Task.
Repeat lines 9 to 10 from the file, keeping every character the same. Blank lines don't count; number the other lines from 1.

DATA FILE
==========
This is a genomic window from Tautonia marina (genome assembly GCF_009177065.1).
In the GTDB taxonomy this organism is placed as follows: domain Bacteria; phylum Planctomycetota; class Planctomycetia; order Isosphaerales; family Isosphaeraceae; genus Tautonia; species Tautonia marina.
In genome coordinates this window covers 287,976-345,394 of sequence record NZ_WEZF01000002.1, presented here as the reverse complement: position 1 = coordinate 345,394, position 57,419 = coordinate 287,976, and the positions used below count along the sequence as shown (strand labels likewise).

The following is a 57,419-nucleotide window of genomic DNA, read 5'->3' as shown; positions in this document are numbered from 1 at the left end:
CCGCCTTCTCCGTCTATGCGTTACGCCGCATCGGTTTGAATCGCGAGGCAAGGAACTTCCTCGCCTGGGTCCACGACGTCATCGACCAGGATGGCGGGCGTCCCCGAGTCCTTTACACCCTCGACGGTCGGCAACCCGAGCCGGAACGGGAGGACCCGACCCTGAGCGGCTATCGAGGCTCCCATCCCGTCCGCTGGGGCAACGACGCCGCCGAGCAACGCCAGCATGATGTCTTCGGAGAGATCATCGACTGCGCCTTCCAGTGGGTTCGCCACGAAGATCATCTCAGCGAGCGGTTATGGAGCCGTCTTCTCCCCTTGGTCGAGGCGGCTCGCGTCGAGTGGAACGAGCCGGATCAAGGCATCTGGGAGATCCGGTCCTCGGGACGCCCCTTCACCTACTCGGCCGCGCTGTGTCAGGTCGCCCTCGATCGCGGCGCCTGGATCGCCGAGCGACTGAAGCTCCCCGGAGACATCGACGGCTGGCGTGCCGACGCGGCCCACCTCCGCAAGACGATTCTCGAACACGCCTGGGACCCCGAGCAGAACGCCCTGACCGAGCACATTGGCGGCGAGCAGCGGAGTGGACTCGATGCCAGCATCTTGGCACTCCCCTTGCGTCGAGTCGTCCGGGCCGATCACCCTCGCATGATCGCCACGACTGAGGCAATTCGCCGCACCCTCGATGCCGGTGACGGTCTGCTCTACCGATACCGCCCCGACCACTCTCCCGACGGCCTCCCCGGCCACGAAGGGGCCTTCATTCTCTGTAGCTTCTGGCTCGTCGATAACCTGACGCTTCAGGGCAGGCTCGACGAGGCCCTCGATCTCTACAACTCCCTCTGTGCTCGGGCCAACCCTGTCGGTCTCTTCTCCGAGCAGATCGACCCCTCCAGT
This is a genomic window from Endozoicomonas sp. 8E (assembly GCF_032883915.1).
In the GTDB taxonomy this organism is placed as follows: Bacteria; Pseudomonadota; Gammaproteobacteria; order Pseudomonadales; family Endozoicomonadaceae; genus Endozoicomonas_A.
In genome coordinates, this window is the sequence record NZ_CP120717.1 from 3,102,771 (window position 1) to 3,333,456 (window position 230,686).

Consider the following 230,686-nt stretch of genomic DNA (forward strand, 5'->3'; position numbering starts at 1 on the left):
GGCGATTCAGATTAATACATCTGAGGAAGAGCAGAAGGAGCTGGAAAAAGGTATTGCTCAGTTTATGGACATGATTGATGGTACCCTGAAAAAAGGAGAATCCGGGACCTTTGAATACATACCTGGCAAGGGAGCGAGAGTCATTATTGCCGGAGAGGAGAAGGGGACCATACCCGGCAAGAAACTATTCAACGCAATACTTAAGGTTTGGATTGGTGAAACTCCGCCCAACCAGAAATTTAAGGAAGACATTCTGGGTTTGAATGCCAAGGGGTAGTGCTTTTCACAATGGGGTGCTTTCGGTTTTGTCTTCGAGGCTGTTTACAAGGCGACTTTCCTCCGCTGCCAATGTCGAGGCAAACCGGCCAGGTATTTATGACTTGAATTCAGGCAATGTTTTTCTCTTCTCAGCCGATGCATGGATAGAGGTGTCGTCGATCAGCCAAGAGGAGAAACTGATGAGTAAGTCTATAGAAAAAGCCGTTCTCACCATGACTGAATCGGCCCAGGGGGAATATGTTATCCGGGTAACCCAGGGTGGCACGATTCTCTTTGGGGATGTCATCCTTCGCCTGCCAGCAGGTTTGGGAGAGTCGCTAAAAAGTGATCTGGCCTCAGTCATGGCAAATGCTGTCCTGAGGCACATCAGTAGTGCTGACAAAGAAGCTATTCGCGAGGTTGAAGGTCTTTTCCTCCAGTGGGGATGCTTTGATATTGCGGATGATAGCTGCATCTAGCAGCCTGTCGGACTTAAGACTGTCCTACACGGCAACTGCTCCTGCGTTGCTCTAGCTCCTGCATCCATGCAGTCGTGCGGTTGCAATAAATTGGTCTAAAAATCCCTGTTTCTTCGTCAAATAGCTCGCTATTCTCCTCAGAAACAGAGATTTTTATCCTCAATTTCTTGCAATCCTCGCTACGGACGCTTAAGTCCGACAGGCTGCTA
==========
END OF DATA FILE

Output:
Consider the following 230,686-nt stretch of genomic DNA (forward strand, 5'->3'; position numbering starts at 1 on the left):
GGCGATTCAGATTAATACATCTGAGGAAGAGCAGAAGGAGCTGGAAAAAGGTATTGCTCAGTTTATGGACATGATTGATGGTACCCTGAAAAAAGGAGAATCCGGGACCTTTGAATACATACCTGGCAAGGGAGCGAGAGTCATTATTGCCGGAGAGGAGAAGGGGACCATACCCGGCAAGAAACTATTCAACGCAATACTTAAGGTTTGGATTGGTGAAACTCCGCCCAACCAGAAATTTAAGGAAGACATTCTGGGTTTGAATGCCAAGGGGTAGTGCTTTTCACAATGGGGTGCTTTCGGTTTTGTCTTCGAGGCTGTTTACAAGGCGACTTTCCTCCGCTGCCAATGTCGAGGCAAACCGGCCAGGTATTTATGACTTGAATTCAGGCAATGTTTTTCTCTTCTCAGCCGATGCATGGATAGAGGTGTCGTCGATCAGCCAAGAGGAGAAACTGATGAGTAAGTCTATAGAAAAAGCCGTTCTCACCATGACTGAATCGGCCCAGGGGGAATATGTTATCCGGGTAACCCAGGGTGGCACGATTCTCTTTGGGGATGTCATCCTTCGCCTGCCAGCAGGTTTGGGAGAGTCGCTAAAAAGTGATCTGGCCTCAGTCATGGCAAATGCTGTCCTGAGGCACATCAGTAGTGCTGACAAAGAAGCTATTCGCGAGGTTGAAGGTCTTTTCCTCCAGTGGGGATGCTTTGATATTGCGGATGATAGCTGCATCTAGCAGCCTGTCGGACTTAAGACTGTCCTACACGGCAACTGCTCCTGCGTTGCTCTAGCTCCTGCATCCATGCAGTCGTGCGGTTGCAATAAATTGGTCTAAAAATCCCTGTTTCTTCGTCAAATAGCTCGCTATTCTCCTCAGAAACAGAGATTTTTATCCTCAATTTCTTGCAATCCTCGCTACGGACGCTTAAGTCCGACAGGCTGCTA